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8 Hilarious Chinese Nicknames for Western Celebrities

Fruit Sister, Curly Fortune, Moldy. Did you know that these are all nicknames of Western celebrities on the Chinese interweb? 

Of course, making up nicknames is perfectly understandable. After all, names like Benedict Cumberbatch are already a mouthful to say in English. Can you imagine the official transliteration in Chinese? That would be 本尼迪克特·康伯巴奇 (Běnnídíkètè Kāngbóbāqí). What a pain to type out. 

Because of the longer names that people in the Western world tend to have, many Chinese netizens have taken it upon themselves to bequeath foreign celebrities with special and quirky names based on what they know of the celebrities. The results are often entertaining.

Here are eight celebrity nicknames that will leave you doubling over with laughter:


1. Taylor Swift – 霉霉 (méimei, Moldy)

During her early years, Taylor Swift’s Chinese nickname was 小美女 (xiǎo měi ), which meant “little beauty.” It’s worth noting that the 美 (měi) character here is the same one used for the Chinese name of America, making Taylor’s first nickname a wordplay on her being a young American beauty.

However, since Chinese fans observed her early struggles to hit number one on the Billboard charts and her unfortunate stroke of luck in romance, Taylor was then granted the nickname, 霉霉 (méimei), a homonym character that means “mold” by itself but actually refers to the second half of the word, 倒霉 (dǎo méi), which can be translated as “unlucky.” 

To this day, Taylor is fondly referred to as “Moldy.” However, despite “moldy” or “unlucky” not being the best nicknames to have, Taylor has become one of the most popular artists in China — she was even invited to close the massive 11.11 Gala in Shanghai last year!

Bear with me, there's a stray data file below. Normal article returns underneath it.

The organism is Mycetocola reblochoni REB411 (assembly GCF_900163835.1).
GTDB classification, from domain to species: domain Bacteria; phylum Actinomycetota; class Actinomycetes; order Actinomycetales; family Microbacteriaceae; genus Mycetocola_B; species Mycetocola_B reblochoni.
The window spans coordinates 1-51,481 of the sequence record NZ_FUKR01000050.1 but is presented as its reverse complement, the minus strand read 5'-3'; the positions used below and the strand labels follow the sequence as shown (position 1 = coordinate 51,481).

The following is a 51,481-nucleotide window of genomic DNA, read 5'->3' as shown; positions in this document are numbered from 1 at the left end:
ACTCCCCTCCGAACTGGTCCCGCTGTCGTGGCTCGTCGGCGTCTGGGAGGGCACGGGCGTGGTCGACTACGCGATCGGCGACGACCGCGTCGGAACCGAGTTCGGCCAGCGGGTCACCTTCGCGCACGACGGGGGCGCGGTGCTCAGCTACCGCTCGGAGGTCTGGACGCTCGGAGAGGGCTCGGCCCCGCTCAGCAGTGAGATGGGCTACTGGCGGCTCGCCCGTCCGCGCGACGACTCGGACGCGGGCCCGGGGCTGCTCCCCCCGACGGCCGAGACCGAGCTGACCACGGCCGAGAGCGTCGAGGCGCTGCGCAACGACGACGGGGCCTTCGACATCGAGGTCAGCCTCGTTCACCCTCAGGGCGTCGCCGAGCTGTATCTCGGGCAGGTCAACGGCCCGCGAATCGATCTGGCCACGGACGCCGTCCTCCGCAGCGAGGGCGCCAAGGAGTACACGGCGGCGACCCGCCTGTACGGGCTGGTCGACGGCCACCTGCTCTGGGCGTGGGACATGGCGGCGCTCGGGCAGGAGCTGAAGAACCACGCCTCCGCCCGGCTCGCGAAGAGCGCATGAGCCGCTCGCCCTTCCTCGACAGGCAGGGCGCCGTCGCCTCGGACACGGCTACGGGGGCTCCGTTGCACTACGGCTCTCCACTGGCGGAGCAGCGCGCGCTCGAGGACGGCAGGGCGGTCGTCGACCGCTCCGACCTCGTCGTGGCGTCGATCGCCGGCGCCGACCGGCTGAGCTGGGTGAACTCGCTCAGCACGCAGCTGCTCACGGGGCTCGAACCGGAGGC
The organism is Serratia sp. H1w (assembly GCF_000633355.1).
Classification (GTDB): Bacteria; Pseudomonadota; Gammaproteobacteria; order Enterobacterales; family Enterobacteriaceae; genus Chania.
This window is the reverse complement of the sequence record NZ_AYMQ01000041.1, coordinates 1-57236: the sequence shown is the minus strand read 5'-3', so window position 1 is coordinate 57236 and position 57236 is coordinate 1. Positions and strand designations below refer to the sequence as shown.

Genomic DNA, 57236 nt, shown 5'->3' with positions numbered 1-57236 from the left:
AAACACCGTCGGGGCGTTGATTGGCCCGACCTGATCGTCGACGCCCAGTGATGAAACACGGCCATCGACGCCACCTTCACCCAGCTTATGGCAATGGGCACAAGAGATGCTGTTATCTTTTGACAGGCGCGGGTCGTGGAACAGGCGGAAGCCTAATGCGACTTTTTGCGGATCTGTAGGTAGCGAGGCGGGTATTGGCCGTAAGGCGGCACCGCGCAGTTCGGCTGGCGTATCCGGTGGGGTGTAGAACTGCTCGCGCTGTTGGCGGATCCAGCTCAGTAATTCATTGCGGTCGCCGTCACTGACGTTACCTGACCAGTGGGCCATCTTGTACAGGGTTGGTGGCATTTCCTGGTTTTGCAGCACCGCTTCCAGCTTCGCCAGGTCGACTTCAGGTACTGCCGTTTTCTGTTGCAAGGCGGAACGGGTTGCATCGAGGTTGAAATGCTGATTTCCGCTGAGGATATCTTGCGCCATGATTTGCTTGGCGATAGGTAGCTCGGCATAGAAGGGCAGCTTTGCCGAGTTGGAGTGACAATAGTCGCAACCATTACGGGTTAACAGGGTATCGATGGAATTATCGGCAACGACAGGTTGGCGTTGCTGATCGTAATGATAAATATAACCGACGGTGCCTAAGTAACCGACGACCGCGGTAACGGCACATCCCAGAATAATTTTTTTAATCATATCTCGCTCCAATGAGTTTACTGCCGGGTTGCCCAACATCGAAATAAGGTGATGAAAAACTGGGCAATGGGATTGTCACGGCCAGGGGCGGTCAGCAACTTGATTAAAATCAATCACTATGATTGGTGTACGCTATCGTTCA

2. Katy Perry – 水果姐 (shuǐguǒ jiě, Fruit Sister)

As this year’s 11.11 gala closing act, Katy Perry is also a very popular celebrity in China. Her nickname’s origin is rather simple — it was inspired by her many fruit-themed costumes in the early stages of her career. 


3. Nicki Minaj – 麻辣鸡 (málàjī, Spicy Chicken)

Nicki Minaj’s nickname doesn’t have any deep meaning to it. It’s just that, in Chinese, Minaj sounds similar to the popular dish, mala ji. Funny enough, the name just stuck!


4. Benedict Cumberbatch – 卷福 (juǎn fú, Curly Luck)

Benedict Cumberbatch rose to fame after taking on the titular role of the hit TV series, Sherlock. When playing the character, Cumberbatch’s hair would be notably curly, thus accounting for the first half of his name. The second half is taken from the first character of 福尔摩斯 (Fú’ěrmósī), which is the Chinese name for Holmes. 


5. Justin Bieber – 丁日 (dīng rì, Dick)

Don’t worry! The nickname isn’t as insulting as it sounds and, in fact, does not literally mean “dick.” Netizens like calling Justin Bieber 丁日 for the simple reason that the characters look similar to his initials, J.B. Coincidentally, the character 丁 can refer to the phrase 丁丁 (dīngdīng), which colloquially means “dick.”


6. Calvin Harris – 高富帅 (gāo fù shuài, Mr. Perfect)

For DJ Calvin Harris, 高富帅 literally means “tall, rich, and handsome.” In other words, many Chinese think Calvin Harris is the living embodiment of perfection! 


7. Mariah Carey – 牛姐 (niújiě, Cow Sister)

Strangely enough, Mariah Carey’s nickname is based on a Sesame Street character that once spoofed her as a cow (牛). Because 牛 is also the first half of the slang phrase, 牛逼, which means “awesome,” Chinese netizens were quick to keep the moniker in respect of Mariah’s extraordinary vocals. 


8. Ariana Grande – 小牛牛 (xiǎo niúniú, Little Cow)

Many may agree that Ariana Grande’s singing sounds similar to Mariah Carey’s. Since Mariah is known as the Cow Sister, then it’s only right for Ariana, who entered the music industry much later, to be named, “Little Cow,” in recognition of both of the artists’ talents. 


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